If the joy of bringing a baby into this world has recently dawned upon you, there are chances that your wrists might be hurting, especially when you move your thumbs or lift the child.
De Quervain’s Disease
Wrist’s hurt from holding your baby can affect wrist motion
Also known as the mother’s thumb or mommy’s wrist, it happens when a tendon inflammation occurs by the thumb because of motioning your wrist and thumb repeatedly.
Tendons are held against the bone with a band of tissue so that they don’t move out of place. When swelling prevails along with these muscles, tendons are left with little space to move under that band of tissue; hence, it hurts when they’re motioned.
The condition can come about at any time. It is especially common in women, and they usually experience the symptoms around two weeks after they start taking care of the little one.
Get professional opinion before trying something on your wrist
Although it isn’t possible to tell whether someone would be affected by the condition or not, there are several remedies to treat it is diagnosed. The treatment of the ailment depends on whether the pain is severe. If it is tolerable, it can be looked after at home with the following solutions.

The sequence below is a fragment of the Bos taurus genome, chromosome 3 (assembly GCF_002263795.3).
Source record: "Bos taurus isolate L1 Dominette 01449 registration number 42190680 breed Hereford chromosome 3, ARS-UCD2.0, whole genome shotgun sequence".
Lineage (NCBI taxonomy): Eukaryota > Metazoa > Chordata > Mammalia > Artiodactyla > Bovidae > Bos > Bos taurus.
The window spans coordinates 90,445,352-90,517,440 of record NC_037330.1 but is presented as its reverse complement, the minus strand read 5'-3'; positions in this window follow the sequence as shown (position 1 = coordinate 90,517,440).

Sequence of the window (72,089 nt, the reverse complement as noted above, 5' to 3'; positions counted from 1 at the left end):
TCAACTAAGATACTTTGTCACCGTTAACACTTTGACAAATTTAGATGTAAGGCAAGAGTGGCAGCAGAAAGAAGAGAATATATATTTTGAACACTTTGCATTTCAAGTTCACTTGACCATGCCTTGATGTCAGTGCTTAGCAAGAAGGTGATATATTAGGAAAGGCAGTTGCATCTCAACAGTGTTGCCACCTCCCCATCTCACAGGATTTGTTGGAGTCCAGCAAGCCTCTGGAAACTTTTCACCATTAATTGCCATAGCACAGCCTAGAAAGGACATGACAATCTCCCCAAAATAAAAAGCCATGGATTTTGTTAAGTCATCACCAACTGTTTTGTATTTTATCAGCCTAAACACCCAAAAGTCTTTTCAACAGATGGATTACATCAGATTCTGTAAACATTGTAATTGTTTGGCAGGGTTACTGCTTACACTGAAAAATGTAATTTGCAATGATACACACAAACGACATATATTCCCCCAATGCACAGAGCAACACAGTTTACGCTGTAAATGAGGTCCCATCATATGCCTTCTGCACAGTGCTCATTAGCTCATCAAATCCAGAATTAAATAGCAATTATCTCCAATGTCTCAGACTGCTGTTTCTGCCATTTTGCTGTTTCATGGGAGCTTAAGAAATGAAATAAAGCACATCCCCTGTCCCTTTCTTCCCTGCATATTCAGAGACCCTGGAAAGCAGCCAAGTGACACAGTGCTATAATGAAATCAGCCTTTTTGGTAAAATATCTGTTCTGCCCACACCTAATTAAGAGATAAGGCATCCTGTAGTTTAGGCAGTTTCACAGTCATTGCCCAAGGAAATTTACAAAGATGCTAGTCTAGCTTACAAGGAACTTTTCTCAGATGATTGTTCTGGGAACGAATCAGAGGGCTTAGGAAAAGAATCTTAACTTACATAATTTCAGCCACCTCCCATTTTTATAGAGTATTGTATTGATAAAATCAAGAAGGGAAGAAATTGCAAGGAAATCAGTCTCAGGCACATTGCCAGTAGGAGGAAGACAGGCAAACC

Using a cold bag to keep the swelling and pain down is a good option
Icing the area after undertaking strenuous activities can turn out to be fruitful. Stretches can also be performed, but only after taking advice from a medical professional, for they can further irritate the tendons if not done correctly.
Lift Your Baby Differently
Try to scoop the baby by raising him/her from the bottom – the palm of your hand should face upwards. This will redistribute the pressure that is enforced on the tendons while lifting the child like you usually do.
Limit Arm Movement
Simply let your wrist rest by asking your partner to take care of the baby. Besides that, don’t delve into activities that require thumb or wrist movement, like using a cell phone.
Wear a Splint
If patients are consistent, they’ll see an improvement within a few weeks. A spica splint can do the job by reducing the swelling and, once again, introduce your thumb to comfort.
The ‘L’ Position
Don’t create an ‘L’ position with your thumb and index finger. Try to keep the thumb close to the palm, even while picking the baby up.
Try to get a grip on the strain at home, but if it becomes significant or doesn’t go away, it’s better to consult a specialist.